As the current farming population ages, there is a growing need to attract and train the next generation to ensure the future sustainability of the agricultural industry.
The average age of in the United States is increasing, with many farmers across the country near or already past the traditional workplace retirement age. With the possibility of a large number of experienced farmers potentially no longer involved in the industry in the coming decades, it’s critical to support the next generation as they begin their careers in farming.
Here is a look at the demographics of farming, what barriers young producers face and what is being done to help them overcome challenges to start their careers.
WHAT IS THE AVERAGE AGE OF THE AMERICAN FARMER?
According to a United States Department of Agriculture (USDA) census, the average age of American farmers is 57.5 years old. This was an increase of 10 months over the previous census five years before.
The average age of a farmer in Nebraska was slightly younger, but still 56.4 years old, according to the USDA.
WHAT PERCENTAGE OF FARMERS ARE OVER 65?
Many farmers don’t plan to retire, but for those that choose to, the average retirement age of farmers is 62 years of age. However, a significant number of farmers in Nebraska older than age 62 are still farming and don’t plan to retire. Of the 77,097 Nebraska farmers identified by the most recent USDA agricultural census, 23,787 producers—nearly 31%—reported they were at least 65 years old.
WILL THERE BE A FARM LABOR SHORTAGE AFTER BABY BOOMERS RETIRE?
Some may wonder if there will be a farm labor shortage as baby boomers retire. The question should be: Will the farm labor shortage get worse when baby boomers retire? That’s because many say there’s already a labor shortage in the agriculture industry. With the average age so high and the percent of the population directly involved in farming shrinking, the labor shortage is already evident.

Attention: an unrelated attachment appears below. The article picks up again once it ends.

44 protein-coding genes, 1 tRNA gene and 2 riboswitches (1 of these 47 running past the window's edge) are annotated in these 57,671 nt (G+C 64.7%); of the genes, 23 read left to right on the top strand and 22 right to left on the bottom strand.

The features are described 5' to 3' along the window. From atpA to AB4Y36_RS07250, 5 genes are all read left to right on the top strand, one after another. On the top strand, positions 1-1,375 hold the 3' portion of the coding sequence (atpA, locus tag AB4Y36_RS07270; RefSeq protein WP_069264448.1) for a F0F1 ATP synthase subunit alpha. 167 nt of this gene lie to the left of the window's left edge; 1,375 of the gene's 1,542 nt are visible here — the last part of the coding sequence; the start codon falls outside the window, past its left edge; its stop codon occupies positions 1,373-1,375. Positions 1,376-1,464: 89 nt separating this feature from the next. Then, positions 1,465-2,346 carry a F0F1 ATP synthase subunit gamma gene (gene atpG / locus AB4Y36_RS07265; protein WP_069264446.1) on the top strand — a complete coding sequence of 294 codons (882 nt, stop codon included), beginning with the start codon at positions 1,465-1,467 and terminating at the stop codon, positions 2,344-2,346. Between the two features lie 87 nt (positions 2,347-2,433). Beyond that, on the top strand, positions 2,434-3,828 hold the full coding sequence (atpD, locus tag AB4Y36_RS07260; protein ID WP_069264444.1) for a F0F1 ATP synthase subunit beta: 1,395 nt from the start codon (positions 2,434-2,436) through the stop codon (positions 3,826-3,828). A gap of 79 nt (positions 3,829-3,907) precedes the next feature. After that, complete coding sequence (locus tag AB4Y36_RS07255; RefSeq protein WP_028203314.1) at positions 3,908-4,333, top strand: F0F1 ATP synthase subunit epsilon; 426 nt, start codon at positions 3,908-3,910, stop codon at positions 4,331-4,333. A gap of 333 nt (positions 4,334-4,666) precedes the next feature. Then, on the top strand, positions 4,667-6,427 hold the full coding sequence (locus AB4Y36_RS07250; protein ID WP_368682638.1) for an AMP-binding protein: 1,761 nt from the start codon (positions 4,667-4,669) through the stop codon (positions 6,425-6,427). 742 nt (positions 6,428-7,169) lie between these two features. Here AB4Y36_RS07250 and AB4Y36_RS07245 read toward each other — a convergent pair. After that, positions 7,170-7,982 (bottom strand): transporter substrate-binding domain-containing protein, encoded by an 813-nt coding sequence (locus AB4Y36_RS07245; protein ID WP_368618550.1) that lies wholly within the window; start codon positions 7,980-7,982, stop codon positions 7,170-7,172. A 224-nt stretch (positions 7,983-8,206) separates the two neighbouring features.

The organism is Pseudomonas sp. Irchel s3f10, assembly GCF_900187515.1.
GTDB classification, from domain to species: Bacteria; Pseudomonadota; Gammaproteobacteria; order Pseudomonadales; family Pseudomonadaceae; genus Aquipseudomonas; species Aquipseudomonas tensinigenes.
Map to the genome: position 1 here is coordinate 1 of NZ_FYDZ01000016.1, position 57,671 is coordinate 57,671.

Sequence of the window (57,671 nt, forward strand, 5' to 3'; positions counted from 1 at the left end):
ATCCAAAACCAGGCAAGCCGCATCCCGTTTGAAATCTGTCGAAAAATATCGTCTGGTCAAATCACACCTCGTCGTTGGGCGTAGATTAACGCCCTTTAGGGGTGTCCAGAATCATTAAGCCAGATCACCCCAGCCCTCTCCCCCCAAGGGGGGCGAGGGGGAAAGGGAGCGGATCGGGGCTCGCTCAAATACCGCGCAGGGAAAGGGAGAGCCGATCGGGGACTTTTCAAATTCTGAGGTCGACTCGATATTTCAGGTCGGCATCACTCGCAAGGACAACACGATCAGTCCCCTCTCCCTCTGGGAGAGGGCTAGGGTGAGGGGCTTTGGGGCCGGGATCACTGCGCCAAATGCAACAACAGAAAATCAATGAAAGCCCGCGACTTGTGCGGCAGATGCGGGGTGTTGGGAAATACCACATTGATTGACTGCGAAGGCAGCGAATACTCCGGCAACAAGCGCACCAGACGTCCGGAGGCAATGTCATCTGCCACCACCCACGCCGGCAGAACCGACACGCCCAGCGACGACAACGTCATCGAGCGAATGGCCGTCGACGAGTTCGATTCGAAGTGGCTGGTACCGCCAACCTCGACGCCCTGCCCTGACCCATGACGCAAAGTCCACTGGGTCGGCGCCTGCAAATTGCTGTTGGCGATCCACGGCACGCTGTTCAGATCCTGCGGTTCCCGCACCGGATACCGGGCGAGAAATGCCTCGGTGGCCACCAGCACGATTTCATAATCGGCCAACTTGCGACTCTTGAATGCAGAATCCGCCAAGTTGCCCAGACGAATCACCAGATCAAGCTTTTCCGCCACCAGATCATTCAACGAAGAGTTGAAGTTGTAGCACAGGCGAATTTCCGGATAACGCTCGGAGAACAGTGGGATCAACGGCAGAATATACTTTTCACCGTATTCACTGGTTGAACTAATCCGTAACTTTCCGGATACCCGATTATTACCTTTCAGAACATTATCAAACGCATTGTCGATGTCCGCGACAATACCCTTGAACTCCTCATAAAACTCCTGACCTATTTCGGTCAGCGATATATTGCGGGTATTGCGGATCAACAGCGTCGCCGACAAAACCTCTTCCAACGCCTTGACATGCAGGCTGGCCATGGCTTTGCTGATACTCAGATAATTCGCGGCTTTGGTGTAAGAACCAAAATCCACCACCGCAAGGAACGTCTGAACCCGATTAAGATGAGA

ARE YOUNG PEOPLE INTERESTED IN FARMING?
There is good news. Even though the average age of farmers is near retirement age, many young people are very interested in farming. From being involved in their local FFA chapter or 4-H club to harvesting field corn alongside their parents and grandparents, young people are already hard at work in the agriculture industry, and many aspire to join the profession.
From wanting to grow food for their community to an interest in sustainable, environmental practices, young farmers are passionate about the industry and have many ideas for the future — including using smart farming and other precision agriculture techniques. The challenge is fostering the interest of those who want to farm and helping them overcome barriers to get started.
WHAT ARE THE CHALLENGES FOR YOUNG FARMERS?
The biggest challenges for young farmers who may not be generational farmers include access to land, start-up capital and making enough money to cover the costs of production, according to the National Young Farmer Survey.
The 2022 survey, which analyzed data from 4,344 farmers, 40 years old and younger, found that 59% of all respondents reported finding access to affordable land as “very” or “extremely” challenging. This, along with capital and production costs, were in addition to the pressures of student loan debt, health care and housing costs that young people face in general.
WHAT RESOURCES ARE AVAILABLE TO HELP YOUNG FARMERS GET STARTED?
Though young farmers face real barriers to starting their careers, state and federal resources are available to help them get started.
For example, federal low-interest loans are available through the Farm Service Agency (FSA) to help beginning farmers pay for things like equipment, land and inputs such as seed or fertilizer. The FSA also has additional farm loan programs to help women or people of color, who historically are underrepresented in the farming profession.
Many states, including Nebraska, also offer support to beginning farmers such as tax credits and educational workshops or symposiums to help further their careers.Source : nebraskacorn.gov